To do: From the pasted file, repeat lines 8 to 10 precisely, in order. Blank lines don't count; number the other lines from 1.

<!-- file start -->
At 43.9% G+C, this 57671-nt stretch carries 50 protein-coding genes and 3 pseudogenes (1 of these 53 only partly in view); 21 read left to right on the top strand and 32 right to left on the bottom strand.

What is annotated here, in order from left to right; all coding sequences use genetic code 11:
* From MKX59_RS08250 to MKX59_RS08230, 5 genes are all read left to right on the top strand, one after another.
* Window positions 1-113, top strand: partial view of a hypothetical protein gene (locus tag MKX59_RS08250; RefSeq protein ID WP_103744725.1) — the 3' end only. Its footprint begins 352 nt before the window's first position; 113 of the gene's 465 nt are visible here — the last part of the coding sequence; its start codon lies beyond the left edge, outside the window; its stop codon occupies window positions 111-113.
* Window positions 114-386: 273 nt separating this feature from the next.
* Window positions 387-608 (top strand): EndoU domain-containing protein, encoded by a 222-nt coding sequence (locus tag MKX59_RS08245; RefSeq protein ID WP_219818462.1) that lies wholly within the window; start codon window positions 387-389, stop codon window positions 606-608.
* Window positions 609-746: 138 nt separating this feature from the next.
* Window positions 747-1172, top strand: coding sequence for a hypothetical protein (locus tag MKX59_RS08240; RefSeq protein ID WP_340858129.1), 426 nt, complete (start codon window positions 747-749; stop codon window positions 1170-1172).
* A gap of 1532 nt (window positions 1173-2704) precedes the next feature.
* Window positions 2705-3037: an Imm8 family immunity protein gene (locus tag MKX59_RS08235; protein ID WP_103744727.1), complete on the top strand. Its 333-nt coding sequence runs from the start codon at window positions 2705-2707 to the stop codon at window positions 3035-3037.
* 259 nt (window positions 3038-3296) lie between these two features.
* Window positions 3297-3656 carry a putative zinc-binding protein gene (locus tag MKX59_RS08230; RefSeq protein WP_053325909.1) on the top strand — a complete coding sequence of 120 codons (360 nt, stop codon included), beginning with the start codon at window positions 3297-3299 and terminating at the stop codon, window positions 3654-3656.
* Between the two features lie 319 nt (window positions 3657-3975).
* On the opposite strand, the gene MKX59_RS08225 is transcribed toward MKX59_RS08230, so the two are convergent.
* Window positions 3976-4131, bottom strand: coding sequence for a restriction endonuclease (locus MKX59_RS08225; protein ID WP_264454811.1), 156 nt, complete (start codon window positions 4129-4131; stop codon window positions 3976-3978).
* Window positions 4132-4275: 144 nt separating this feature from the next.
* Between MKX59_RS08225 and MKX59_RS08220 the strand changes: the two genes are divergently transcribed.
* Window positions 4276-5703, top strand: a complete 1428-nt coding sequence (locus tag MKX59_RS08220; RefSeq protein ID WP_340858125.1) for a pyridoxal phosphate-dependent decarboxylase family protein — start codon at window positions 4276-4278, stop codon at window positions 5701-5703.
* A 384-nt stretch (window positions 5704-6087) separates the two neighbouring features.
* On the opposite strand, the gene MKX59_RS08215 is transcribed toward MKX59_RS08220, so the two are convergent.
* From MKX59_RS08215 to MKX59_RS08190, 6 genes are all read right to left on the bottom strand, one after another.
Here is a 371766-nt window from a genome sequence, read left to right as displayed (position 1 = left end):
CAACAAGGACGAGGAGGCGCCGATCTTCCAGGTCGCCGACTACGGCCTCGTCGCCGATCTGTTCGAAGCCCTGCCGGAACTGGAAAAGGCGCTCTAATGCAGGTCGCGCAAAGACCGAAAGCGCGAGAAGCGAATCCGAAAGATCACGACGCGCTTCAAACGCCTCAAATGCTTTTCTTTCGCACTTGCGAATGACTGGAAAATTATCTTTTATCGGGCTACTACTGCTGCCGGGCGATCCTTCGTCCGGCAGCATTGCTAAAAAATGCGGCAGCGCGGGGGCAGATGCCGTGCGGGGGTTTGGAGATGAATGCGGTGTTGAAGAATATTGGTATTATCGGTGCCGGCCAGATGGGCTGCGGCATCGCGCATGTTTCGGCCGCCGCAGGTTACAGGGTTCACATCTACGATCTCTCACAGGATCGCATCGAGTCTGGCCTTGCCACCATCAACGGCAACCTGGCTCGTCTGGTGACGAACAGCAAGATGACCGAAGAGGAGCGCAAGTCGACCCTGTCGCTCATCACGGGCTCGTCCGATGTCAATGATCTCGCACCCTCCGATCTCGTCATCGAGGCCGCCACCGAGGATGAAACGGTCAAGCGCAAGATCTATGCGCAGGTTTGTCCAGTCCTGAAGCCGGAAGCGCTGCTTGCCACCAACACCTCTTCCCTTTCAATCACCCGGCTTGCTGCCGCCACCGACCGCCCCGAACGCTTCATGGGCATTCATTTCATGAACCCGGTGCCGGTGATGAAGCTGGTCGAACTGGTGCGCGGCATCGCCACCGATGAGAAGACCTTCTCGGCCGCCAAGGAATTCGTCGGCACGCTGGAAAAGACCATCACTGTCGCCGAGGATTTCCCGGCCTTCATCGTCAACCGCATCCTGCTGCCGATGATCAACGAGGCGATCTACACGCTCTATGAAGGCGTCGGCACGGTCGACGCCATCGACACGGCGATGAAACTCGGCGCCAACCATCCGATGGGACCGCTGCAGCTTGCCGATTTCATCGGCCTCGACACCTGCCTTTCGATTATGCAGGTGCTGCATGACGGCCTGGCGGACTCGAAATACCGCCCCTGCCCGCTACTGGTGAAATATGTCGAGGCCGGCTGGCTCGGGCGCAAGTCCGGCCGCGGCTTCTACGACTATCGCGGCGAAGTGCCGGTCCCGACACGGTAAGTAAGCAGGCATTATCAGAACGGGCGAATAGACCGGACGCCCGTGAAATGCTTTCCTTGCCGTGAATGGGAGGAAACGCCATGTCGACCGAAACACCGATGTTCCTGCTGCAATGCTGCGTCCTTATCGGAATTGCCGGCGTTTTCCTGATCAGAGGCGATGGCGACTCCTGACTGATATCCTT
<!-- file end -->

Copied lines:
* Window positions 747-1172, top strand: coding sequence for a hypothetical protein (locus tag MKX59_RS08240; RefSeq protein ID WP_340858129.1), 426 nt, complete (start codon window positions 747-749; stop codon window positions 1170-1172).
* A gap of 1532 nt (window positions 1173-2704) precedes the next feature.
* Window positions 2705-3037: an Imm8 family immunity protein gene (locus tag MKX59_RS08235; protein ID WP_103744727.1), complete on the top strand. Its 333-nt coding sequence runs from the start codon at window positions 2705-2707 to the stop codon at window positions 3035-3037.